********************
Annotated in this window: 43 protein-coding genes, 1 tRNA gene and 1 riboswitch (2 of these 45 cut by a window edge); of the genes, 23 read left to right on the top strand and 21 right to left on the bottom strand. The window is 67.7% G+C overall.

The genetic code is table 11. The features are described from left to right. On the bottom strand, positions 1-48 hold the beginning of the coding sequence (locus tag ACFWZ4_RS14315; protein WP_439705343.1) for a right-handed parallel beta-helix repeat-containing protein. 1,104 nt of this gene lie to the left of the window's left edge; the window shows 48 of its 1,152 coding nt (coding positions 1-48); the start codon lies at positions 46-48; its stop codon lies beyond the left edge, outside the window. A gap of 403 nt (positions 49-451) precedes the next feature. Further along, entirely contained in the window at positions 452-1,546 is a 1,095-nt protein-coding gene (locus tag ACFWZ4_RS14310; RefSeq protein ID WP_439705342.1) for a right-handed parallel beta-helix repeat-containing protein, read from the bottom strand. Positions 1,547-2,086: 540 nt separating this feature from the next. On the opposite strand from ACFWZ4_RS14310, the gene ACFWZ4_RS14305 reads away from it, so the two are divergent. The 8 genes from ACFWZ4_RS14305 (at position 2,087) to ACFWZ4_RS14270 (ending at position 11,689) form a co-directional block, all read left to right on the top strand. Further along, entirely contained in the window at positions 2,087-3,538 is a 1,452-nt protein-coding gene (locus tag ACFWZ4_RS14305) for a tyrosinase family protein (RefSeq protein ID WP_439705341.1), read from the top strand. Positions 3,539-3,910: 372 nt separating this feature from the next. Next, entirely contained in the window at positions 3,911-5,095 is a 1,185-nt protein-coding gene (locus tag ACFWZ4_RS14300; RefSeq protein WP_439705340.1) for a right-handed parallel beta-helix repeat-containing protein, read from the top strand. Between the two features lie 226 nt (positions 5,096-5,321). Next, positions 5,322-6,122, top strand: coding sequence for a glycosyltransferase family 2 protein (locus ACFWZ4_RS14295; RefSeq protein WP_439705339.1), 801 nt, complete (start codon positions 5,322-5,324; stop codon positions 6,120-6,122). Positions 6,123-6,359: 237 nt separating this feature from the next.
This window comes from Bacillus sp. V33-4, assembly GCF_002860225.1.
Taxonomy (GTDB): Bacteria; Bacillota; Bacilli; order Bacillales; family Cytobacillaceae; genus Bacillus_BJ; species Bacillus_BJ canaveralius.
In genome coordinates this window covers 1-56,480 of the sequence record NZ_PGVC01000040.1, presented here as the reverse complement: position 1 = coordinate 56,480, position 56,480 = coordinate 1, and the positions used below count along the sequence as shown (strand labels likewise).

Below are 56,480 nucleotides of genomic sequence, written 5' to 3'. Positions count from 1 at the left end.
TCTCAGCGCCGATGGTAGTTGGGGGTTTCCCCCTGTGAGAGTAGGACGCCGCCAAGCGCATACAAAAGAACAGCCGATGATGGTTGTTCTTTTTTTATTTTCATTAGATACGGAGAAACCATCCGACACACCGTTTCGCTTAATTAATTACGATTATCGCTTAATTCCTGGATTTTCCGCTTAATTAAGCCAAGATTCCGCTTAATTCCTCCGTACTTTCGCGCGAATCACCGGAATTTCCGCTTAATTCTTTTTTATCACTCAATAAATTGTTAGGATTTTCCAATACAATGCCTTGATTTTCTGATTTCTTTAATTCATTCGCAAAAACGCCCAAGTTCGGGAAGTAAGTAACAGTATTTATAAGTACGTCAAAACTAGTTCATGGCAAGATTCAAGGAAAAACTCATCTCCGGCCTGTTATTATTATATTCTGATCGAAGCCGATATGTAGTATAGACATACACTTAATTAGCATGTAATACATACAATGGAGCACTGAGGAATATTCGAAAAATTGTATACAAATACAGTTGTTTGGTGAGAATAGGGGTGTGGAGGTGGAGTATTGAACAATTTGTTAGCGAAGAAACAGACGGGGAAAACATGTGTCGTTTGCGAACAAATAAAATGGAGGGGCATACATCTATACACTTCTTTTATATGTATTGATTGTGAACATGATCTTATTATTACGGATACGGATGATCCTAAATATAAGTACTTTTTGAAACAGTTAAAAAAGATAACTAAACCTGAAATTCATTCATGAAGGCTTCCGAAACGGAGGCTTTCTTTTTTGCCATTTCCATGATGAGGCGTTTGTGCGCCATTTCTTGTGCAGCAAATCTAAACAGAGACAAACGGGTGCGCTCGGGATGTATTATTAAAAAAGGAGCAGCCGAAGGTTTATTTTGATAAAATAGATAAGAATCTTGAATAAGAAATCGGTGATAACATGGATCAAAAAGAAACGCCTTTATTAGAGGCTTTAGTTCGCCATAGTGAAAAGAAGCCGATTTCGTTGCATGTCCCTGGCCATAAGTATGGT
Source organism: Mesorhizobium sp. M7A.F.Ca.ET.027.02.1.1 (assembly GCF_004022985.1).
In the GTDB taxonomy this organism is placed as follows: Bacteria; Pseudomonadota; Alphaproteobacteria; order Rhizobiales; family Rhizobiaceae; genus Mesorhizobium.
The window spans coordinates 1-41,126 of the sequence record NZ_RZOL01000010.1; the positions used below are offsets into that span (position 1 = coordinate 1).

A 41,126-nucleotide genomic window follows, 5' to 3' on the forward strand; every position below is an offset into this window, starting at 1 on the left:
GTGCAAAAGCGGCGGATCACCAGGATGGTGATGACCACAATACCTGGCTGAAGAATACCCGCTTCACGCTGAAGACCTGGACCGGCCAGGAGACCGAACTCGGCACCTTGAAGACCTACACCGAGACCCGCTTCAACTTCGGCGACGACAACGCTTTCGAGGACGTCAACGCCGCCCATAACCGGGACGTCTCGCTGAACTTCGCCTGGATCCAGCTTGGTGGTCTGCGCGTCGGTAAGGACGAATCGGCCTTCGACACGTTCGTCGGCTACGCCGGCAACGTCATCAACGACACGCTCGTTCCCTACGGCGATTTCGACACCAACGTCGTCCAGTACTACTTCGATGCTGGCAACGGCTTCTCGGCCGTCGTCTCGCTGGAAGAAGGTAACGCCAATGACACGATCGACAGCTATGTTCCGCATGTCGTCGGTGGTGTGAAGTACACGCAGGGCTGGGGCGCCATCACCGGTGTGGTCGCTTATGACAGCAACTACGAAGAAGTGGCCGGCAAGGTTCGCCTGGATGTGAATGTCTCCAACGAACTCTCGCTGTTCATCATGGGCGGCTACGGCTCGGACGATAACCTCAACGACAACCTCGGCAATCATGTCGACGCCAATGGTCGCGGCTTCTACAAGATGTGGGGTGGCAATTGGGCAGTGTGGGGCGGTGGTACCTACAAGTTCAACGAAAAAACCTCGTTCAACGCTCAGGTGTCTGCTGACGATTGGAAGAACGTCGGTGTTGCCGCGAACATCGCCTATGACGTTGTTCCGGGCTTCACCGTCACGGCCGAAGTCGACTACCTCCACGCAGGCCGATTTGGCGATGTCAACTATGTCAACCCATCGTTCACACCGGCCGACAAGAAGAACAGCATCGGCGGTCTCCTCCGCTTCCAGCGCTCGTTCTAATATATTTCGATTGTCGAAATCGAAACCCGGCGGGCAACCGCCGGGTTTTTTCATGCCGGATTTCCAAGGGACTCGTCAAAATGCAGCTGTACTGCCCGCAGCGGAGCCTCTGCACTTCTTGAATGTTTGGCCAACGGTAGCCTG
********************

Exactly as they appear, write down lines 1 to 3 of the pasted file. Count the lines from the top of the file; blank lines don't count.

Annotated in this window: 43 protein-coding genes, 1 tRNA gene and 1 riboswitch (2 of these 45 cut by a window edge); of the genes, 23 read left to right on the top strand and 21 right to left on the bottom strand. The window is 67.7% G+C overall.

The genetic code is table 11. The features are described from left to right. On the bottom strand, positions 1-48 hold the beginning of the coding sequence (locus tag ACFWZ4_RS14315; protein WP_439705343.1) for a right-handed parallel beta-helix repeat-containing protein. 1,104 nt of this gene lie to the left of the window's left edge; the window shows 48 of its 1,152 coding nt (coding positions 1-48); the start codon lies at positions 46-48; its stop codon lies beyond the left edge, outside the window. A gap of 403 nt (positions 49-451) precedes the next feature. Further along, entirely contained in the window at positions 452-1,546 is a 1,095-nt protein-coding gene (locus tag ACFWZ4_RS14310; RefSeq protein ID WP_439705342.1) for a right-handed parallel beta-helix repeat-containing protein, read from the bottom strand. Positions 1,547-2,086: 540 nt separating this feature from the next. On the opposite strand from ACFWZ4_RS14310, the gene ACFWZ4_RS14305 reads away from it, so the two are divergent. The 8 genes from ACFWZ4_RS14305 (at position 2,087) to ACFWZ4_RS14270 (ending at position 11,689) form a co-directional block, all read left to right on the top strand. Further along, entirely contained in the window at positions 2,087-3,538 is a 1,452-nt protein-coding gene (locus tag ACFWZ4_RS14305) for a tyrosinase family protein (RefSeq protein ID WP_439705341.1), read from the top strand. Positions 3,539-3,910: 372 nt separating this feature from the next. Next, entirely contained in the window at positions 3,911-5,095 is a 1,185-nt protein-coding gene (locus tag ACFWZ4_RS14300; RefSeq protein WP_439705340.1) for a right-handed parallel beta-helix repeat-containing protein, read from the top strand. Between the two features lie 226 nt (positions 5,096-5,321). Next, positions 5,322-6,122, top strand: coding sequence for a glycosyltransferase family 2 protein (locus ACFWZ4_RS14295; RefSeq protein WP_439705339.1), 801 nt, complete (start codon positions 5,322-5,324; stop codon positions 6,120-6,122). Positions 6,123-6,359: 237 nt separating this feature from the next.
This window comes from Bacillus sp. V33-4, assembly GCF_002860225.1.